Every year in December, WineGlass Marketing publishes e-mail benchmarks for the wine industry. We do this because having a benchmark to evaluate the performance of email has always been a problem in the wine ecosystem. Benchmarks are widely available for broad categories such as retail or food and groceries, but finding a benchmark for email from wine clubs is historically as accurate as predicting what will happen in 2020.
In addition, there will always be the asterisk 2020, which marks the many external forces beyond our control that have influenced our marketing and responsiveness. If we look at the calendar, we see that many events of force majeure have prevented our customers from responding normally:
- Mid March we got our first order to close tasting rooms and restaurants. The government asked us to work from home and reduce our travel time, so that the delivery possibilities of e-commerce filled a gap. Our media consumption changed when we wanted to connect, and we got hooked on CNN and obsessed with Facebook, YouTube and TikTok. The economy was struggling and by the end of spring our unemployment rate was in double digits.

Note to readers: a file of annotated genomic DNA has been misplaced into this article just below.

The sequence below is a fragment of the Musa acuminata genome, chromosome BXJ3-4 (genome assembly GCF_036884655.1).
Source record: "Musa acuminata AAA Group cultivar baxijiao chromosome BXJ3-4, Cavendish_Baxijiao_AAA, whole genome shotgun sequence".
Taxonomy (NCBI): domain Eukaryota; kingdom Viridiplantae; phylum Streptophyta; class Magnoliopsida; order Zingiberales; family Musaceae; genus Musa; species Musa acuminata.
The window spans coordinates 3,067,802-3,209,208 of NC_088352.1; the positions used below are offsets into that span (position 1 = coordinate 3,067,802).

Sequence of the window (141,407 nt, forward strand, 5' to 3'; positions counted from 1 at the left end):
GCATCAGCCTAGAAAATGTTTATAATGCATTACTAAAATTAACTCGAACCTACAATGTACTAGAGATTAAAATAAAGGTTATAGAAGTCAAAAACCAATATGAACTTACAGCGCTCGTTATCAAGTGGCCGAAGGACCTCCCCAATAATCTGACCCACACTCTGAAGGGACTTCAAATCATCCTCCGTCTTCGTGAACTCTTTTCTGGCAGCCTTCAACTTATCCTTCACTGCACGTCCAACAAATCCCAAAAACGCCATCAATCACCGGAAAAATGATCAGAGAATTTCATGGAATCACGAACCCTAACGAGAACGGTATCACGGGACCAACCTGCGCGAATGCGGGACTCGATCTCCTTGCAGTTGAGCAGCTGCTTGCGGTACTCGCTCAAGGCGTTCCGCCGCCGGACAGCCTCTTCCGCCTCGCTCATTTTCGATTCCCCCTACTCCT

- Tension rises with the temperature as various racial injustices hit the headlines, resulting in the death of George Floyd on the 25th. Mai has reached his peak. This terrible tragedy has provoked weeks of riots and demonstrations during the summer months. Some states have eased their grip on local sanctuary missions, albeit cautiously, which has led to a wave of rule changes. Forced to interpret the rules, the wineries tried to convince the customers to return.
- And then the fires started. It was not one, but two waves in August and September that destroyed the western states, including California. The fires destroyed several vineyards, but caused major smoke damage to a larger group of 2020 vintages. The media rushed in and reporters everywhere urged consumers to stay away from Northern California, which was on fire, so the wineries were virtually forced to report the real impact on their emissions.
- The fire of different opinions on the fight against the virus and inequalities in our country was fuelled this autumn by the highly controversial national elections. In September and October the advertisements and mailings in the media ran over, so no one paid attention to them.
- In the 4th. Finally, in the third quarter, the next wave of the coronavirus continued unabated, with several states considering a return to strict house arrest rules. Some expect the biggest online shopping season during the holidays, but it will open on time.